(P)1988 Jimcin Recordings
This is such an well written book. Characters were so helpless.... and realistic for the times. In spite of the sad circumstances I had to finish listening.
Adult, female reader for personal enjoyment and the exploration of psychological and certain academically oriented concepts. Goal: growth!
The story, as is true of many of Wharton's novels and short stories, is well written. EF represents a departure from the author's typical focus on the weathy of New York during the late 1800s. I like the way Wharton captures the feel of New England; I could easily picture the harsh climate, Starkfield, as well as the charcters. The story however, is a bit predictable and lacks the complexiety compared to other works such as House of Mirth and The Age of Innocence.
Frome's wife, Zeena
No. It lacks sufficient complexity.
Progressive thinker, fighter of lost causes, loves art but prefers physics; enjoys listening music and great books. Also a physician.
Not entirely as dismal as it had been sold to me, the story never captured my imagination and the ending was somewhat of a disappointment especially because the final repercussions are for the most part self inflicted. The characters are flat and the plot line is rather dull and predictable. Besides, the chronological line of the story is somewhat hard to follow. "I had the story, bit by bit, from various people..." the narrator warns us at the beginning, and quite frankly, am not sure that I fully grasped how and when who learned what. Sadly, the work was so uninteresting that even though the book is very short, I did not care to go back and find out. The narrator doesn't help much either. His voice is monotone and boring, always conspiring with the plot to make you numb and fall sleep.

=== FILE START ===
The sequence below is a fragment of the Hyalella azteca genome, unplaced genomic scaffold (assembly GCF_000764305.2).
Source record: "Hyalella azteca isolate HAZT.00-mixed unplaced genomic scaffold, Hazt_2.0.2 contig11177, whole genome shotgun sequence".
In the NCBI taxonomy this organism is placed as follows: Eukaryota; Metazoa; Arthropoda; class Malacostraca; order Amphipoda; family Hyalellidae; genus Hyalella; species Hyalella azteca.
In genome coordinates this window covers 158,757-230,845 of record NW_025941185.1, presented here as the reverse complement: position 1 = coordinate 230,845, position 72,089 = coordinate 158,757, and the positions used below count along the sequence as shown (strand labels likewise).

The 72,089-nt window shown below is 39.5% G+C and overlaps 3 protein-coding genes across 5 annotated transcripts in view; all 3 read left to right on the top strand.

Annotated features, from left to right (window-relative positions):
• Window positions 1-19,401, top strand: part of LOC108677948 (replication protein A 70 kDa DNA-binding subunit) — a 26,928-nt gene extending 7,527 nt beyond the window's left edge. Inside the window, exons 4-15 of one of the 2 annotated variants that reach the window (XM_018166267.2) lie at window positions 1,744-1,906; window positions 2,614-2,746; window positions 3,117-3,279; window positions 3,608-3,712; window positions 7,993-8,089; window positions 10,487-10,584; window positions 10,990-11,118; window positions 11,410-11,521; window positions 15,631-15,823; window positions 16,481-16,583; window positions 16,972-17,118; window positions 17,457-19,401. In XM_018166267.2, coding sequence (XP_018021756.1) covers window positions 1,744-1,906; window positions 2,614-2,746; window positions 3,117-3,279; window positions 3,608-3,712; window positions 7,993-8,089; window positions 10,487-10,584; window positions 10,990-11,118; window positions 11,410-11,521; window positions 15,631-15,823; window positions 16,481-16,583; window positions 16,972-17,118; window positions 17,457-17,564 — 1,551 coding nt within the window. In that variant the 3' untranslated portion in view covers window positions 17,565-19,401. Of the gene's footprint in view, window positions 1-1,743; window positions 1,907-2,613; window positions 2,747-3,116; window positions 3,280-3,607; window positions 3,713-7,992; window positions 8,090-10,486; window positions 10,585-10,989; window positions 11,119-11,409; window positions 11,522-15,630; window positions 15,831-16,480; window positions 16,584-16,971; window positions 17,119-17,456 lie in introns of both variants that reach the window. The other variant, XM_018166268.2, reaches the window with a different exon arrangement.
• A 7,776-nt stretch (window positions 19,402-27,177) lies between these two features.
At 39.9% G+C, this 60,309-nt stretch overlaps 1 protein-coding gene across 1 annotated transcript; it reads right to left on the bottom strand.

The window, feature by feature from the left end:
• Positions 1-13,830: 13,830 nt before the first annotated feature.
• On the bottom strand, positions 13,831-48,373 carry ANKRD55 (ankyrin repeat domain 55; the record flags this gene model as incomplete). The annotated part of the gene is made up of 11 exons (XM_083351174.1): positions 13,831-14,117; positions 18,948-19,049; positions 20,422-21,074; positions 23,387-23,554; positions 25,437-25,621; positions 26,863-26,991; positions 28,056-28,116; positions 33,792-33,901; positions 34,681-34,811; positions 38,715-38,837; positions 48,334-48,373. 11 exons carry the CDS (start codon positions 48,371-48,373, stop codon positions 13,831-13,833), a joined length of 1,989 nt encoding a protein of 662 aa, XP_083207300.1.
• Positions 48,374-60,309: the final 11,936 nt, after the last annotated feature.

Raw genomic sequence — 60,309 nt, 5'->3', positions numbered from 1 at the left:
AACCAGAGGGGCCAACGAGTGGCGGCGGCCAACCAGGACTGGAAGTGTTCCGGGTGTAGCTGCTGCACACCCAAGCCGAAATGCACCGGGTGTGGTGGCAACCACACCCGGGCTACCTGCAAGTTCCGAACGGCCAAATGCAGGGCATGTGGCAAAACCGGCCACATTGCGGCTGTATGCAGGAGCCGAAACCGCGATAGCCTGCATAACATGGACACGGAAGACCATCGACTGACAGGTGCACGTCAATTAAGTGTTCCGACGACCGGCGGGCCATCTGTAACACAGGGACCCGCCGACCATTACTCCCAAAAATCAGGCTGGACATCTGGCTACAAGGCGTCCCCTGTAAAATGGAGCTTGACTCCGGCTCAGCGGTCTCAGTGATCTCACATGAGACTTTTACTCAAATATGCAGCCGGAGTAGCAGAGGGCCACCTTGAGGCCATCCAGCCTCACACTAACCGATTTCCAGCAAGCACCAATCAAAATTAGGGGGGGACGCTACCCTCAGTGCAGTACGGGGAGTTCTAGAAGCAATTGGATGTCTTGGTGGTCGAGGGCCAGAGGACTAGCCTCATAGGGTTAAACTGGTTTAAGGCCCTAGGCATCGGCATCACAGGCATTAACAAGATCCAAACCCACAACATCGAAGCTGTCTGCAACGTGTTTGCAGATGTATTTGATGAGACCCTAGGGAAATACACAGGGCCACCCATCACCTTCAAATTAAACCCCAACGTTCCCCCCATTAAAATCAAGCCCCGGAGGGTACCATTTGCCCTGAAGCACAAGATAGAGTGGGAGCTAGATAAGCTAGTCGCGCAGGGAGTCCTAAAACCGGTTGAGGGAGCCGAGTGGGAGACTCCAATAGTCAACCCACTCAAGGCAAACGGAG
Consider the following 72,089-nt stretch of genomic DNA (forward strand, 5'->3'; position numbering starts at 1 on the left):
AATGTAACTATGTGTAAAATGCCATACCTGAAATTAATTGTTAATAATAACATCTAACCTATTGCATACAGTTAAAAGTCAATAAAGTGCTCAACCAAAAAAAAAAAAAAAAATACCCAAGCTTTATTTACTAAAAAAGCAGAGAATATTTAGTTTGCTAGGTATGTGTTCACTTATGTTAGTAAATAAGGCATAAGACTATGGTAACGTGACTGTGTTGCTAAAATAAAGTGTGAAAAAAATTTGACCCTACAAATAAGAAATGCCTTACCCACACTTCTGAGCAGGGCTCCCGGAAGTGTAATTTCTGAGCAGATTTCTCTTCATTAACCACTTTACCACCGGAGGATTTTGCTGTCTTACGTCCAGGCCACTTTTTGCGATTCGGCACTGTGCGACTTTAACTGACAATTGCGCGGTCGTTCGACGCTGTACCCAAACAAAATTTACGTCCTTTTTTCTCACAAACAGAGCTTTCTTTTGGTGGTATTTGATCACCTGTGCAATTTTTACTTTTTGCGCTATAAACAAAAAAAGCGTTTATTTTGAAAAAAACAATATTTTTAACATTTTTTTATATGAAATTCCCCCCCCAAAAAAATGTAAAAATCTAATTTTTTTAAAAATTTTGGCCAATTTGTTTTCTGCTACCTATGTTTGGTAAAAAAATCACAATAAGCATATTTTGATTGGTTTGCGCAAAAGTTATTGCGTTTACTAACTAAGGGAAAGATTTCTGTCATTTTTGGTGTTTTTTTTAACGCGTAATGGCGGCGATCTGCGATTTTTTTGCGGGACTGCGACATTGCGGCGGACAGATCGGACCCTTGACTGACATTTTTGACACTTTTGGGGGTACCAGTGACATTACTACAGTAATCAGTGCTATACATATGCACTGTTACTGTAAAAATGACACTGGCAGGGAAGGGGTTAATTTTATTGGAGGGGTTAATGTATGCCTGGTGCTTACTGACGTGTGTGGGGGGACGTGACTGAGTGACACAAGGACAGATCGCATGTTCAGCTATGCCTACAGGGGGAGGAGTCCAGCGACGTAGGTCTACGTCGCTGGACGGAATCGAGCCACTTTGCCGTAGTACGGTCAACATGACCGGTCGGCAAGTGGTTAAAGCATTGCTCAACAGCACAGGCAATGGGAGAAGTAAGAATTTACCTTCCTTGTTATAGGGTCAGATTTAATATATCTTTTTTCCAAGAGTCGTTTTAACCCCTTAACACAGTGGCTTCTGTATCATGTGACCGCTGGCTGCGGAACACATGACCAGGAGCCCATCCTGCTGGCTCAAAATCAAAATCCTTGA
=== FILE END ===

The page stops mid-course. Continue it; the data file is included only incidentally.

Not entirely a waste of time -precisely because the book is so brief- I would recommend you skip it since there are so many other great short works -Of Mice and Men, Fahrenheit 451, The Pearl, The Old Man and the Sea, The Tunnel- that I would recommend reading before Ethan Frome, unless, of course, you have to read it as a High School assignment.
This is the rather depressing tale of Ethan Frome, a man trapped in an unhappy marriage to a sickly, morose wife and at the same time in love with their young, lively house guest. The writer's characterizations are astute and her language powerful. However, the quality of writing was much higher than that of the narration which I found slow and very stilted. To the narrator's credit I will say that the diction was clear, probably a result of his very pronounced, unnatural style. Even though I was able to appreciate the book itself (I'd give 4-5 stars to the actual writing)I suggest you listen to the sample clip before committing to this!
I love Edith Wharton's writing and wit, and her social sensibilities, and I believe this book lives up to my expectations there. But the reading is so slow and lifeless that I began to find the book rather tedious. There is no expression and no change in pace in the reading, no tonal modulation at all, so that after a while one's eyes would glaze over if the story were not so engaging.
...possible. Ethan Frome is a masterpiece. It deserves a first-rate reading; this version is unbearable.
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